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Open AccessArticle

The Effect of a Low-Cost Body Weight-Supported Treadmill Trainer on Walking Speed and Joint Motion

1
Kinesiology Department, Gordon College, Wenham, MA 01984, USA
2
School of Physical Therapy, MCPHS University, Worcester, MA 01608, USA
3
Teachers College, Columbia University, New York, NY 10027, USA
*
Author to whom correspondence should be addressed.
Medicina 2019, 55(8), 420; https://doi.org/10.3390/medicina55080420
Received: 6 June 2019 / Revised: 10 July 2019 / Accepted: 24 July 2019 / Published: 30 July 2019
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Abstract

Background and Objectives: Gait training with body weight-support has been shown to improve the walking speed of individuals with movement disorders. The AccesSportAmerica Gait Trainer is a low-cost, pre-market gait rehabilitation device that alters the stride characteristics of participants walking on a standard treadmill. The purpose of this study was to examine the biomechanical outcomes that training on this device has for people with brain injuries that affect motor functioning. It was hypothesized that there would be an increase in walking speed post-intervention, and that there would be an increase in step length and joint range-of-motion. Materials and Methods: An intervention study was conducted with 11 people with ambulatory difficulty caused by post-stroke hemiparesis (n = 7), traumatic brain injury (n = 3), and cerebral palsy (n = 1). The average time using the AccesSportAmerica Gait Trainer was 34.5 (SD = 6.0) minutes per session for 36.9 (SD = 21.8) sessions. Gait speed, step length and time, and joint flexion were measured during the 10 Meter Walk Test. Results: From pre- to post-intervention, there was a mean increase in walking speed of 0.19 m/s (SD = 0.06, p = 0.016, d = 0.40) and a decrease in step time of both affected and unaffected legs (affected: p = 0.011, d = 0.37; unaffected: p = 0.004, d = 0.67). There was no significant change in stride length or joint angles. Conclusions: The AccesSportAmerica Gait Trainer has the potential to improve the walking speed of people with ambulatory difficulty. View Full-Text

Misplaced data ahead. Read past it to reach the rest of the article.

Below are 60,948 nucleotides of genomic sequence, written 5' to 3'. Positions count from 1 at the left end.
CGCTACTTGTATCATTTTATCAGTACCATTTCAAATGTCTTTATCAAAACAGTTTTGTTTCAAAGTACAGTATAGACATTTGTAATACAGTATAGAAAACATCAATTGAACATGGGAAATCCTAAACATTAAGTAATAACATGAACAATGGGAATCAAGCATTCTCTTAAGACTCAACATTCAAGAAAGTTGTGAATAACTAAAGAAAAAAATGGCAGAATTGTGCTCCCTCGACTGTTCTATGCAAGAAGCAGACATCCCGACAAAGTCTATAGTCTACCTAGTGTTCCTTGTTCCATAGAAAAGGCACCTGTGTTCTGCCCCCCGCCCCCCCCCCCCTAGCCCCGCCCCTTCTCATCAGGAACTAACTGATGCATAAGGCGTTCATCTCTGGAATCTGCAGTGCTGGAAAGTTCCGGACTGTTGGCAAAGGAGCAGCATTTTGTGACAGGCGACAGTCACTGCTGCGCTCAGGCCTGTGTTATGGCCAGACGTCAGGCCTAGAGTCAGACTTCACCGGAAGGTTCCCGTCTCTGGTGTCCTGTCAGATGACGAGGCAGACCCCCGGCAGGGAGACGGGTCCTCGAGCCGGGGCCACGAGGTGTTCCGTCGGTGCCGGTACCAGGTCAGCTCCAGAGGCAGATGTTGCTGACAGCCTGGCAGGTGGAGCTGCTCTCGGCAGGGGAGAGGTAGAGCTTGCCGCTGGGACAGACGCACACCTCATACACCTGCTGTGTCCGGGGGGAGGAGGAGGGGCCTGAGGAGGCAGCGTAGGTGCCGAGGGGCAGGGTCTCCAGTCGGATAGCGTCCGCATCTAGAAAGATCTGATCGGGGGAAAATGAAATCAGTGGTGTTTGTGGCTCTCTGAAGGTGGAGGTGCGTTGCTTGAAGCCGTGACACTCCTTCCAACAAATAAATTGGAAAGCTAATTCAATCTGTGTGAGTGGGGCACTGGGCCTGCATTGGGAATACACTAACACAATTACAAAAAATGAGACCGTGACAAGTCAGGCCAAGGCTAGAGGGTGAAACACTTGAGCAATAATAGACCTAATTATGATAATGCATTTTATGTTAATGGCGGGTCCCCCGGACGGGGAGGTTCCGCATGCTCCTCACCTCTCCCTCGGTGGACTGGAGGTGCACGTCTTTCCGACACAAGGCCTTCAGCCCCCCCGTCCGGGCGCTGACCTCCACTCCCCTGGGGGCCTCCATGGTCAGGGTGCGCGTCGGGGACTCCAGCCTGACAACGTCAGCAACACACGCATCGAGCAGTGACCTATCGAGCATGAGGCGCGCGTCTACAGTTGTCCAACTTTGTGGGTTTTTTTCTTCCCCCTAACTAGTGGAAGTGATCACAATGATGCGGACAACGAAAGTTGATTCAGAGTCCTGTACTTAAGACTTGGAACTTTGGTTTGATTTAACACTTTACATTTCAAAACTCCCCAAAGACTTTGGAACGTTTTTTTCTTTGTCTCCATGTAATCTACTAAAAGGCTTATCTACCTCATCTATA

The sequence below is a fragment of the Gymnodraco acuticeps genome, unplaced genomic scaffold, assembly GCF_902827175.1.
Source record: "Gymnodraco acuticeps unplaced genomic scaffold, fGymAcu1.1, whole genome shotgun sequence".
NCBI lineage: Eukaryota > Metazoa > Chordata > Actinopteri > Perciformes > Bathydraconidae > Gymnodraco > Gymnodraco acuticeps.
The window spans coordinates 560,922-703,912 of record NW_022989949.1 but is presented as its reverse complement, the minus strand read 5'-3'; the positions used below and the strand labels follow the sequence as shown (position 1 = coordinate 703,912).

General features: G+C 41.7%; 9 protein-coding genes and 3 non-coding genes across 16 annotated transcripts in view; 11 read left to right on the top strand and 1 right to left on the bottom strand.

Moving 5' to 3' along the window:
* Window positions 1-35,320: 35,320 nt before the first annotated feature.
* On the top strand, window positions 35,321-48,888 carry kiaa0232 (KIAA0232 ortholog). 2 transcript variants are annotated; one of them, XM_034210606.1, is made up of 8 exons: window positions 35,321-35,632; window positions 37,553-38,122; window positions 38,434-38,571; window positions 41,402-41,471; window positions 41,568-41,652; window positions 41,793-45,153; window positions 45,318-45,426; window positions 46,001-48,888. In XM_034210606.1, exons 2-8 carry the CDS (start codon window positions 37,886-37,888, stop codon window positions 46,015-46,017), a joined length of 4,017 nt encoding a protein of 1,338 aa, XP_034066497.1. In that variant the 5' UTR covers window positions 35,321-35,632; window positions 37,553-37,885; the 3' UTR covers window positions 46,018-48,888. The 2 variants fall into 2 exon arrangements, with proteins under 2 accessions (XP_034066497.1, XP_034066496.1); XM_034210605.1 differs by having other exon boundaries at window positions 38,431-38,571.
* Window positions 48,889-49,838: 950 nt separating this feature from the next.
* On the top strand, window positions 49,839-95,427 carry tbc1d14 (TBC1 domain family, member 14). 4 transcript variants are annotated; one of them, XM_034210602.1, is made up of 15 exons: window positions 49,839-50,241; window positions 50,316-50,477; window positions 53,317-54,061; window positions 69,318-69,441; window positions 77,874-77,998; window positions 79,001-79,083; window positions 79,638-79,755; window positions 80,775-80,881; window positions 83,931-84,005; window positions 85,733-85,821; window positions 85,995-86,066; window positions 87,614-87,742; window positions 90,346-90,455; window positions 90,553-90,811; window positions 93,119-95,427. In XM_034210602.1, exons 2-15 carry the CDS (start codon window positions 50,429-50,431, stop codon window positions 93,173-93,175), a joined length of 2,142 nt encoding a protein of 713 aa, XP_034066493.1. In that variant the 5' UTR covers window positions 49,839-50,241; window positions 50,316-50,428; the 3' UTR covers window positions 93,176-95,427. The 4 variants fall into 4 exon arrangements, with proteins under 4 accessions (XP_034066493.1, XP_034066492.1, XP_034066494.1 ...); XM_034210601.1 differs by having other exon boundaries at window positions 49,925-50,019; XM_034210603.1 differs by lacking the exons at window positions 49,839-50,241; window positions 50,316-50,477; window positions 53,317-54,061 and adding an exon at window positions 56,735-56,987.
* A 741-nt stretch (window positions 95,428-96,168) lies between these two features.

Keywords: rehabilitation; gait training; assistive technology; brain injury rehabilitation; gait training; assistive technology; brain injury
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Ventura, J.D.; Charrette, A.L.; Roberts, K.J. The Effect of a Low-Cost Body Weight-Supported Treadmill Trainer on Walking Speed and Joint Motion. Medicina 2019, 55, 420.

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